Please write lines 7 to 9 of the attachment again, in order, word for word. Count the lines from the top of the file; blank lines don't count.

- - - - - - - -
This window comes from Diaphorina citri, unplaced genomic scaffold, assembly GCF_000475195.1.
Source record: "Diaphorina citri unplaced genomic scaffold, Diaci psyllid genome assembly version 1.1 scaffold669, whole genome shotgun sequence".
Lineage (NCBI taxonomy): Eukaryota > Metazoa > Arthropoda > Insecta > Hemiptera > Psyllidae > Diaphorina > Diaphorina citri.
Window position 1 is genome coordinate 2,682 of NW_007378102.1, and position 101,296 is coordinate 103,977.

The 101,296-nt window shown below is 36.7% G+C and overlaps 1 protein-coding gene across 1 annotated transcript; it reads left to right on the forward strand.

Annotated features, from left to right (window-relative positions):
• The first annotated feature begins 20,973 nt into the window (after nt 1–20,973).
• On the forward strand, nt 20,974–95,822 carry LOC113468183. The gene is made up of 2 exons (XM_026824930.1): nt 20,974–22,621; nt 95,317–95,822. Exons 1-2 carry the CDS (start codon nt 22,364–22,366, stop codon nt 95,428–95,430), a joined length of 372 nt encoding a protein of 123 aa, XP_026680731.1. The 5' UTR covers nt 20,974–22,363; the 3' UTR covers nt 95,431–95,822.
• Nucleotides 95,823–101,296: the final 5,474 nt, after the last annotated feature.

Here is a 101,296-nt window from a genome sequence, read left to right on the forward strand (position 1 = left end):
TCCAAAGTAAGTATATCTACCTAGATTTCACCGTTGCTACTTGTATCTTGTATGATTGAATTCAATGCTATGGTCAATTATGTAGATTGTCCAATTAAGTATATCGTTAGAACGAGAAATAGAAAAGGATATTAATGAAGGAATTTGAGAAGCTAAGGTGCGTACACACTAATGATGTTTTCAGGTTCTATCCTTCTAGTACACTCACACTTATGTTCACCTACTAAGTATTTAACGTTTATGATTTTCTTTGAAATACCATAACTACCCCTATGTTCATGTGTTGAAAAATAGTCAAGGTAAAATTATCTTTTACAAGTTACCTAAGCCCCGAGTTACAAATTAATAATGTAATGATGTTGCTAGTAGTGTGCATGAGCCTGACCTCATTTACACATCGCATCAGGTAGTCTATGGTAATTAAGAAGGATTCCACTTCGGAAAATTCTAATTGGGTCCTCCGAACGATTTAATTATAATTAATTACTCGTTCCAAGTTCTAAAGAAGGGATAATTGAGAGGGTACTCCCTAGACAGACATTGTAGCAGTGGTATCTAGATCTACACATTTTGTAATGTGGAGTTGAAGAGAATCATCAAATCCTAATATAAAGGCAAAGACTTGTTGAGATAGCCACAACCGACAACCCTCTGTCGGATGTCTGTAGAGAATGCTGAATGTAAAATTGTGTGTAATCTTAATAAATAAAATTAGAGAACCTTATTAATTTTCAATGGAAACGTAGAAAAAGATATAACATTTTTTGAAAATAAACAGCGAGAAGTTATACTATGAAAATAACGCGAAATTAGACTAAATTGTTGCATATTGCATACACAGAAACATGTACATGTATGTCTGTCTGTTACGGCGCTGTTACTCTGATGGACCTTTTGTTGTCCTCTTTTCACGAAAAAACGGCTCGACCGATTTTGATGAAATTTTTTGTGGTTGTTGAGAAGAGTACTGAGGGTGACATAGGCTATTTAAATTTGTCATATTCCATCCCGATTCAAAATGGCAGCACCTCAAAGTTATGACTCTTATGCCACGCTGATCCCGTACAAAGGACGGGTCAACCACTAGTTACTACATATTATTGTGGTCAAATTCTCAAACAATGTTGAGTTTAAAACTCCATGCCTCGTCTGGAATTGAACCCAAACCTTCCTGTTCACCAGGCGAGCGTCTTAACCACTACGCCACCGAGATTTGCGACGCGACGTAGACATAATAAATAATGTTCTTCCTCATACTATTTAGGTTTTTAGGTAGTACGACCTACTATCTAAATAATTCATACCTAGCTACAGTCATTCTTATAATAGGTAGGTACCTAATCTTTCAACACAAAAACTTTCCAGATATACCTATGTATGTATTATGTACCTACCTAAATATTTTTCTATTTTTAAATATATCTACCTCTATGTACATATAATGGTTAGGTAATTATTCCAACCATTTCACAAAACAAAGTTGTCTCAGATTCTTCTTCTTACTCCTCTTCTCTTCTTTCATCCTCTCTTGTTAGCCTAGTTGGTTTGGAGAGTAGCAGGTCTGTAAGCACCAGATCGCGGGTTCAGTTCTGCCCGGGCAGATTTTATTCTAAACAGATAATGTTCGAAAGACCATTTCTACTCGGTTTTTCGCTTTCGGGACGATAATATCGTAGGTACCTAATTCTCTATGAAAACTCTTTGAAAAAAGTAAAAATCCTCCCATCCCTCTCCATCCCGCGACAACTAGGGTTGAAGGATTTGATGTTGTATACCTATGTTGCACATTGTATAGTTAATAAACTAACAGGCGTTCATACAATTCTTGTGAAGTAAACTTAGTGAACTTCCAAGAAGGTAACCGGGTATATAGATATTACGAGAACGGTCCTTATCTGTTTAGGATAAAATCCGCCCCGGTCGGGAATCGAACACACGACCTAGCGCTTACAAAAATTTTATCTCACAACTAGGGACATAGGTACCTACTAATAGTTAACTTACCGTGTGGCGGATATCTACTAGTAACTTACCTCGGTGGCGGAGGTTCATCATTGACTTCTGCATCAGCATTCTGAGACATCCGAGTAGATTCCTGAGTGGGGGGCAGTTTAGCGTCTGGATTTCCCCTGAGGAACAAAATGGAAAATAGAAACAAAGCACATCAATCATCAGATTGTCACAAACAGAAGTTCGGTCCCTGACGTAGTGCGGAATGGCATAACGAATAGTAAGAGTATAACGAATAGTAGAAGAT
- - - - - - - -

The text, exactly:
• The first annotated feature begins 20,973 nt into the window (after nt 1–20,973).
• On the forward strand, nt 20,974–95,822 carry LOC113468183. The gene is made up of 2 exons (XM_026824930.1): nt 20,974–22,621; nt 95,317–95,822. Exons 1-2 carry the CDS (start codon nt 22,364–22,366, stop codon nt 95,428–95,430), a joined length of 372 nt encoding a protein of 123 aa, XP_026680731.1. The 5' UTR covers nt 20,974–22,363; the 3' UTR covers nt 95,431–95,822.
• Nucleotides 95,823–101,296: the final 5,474 nt, after the last annotated feature.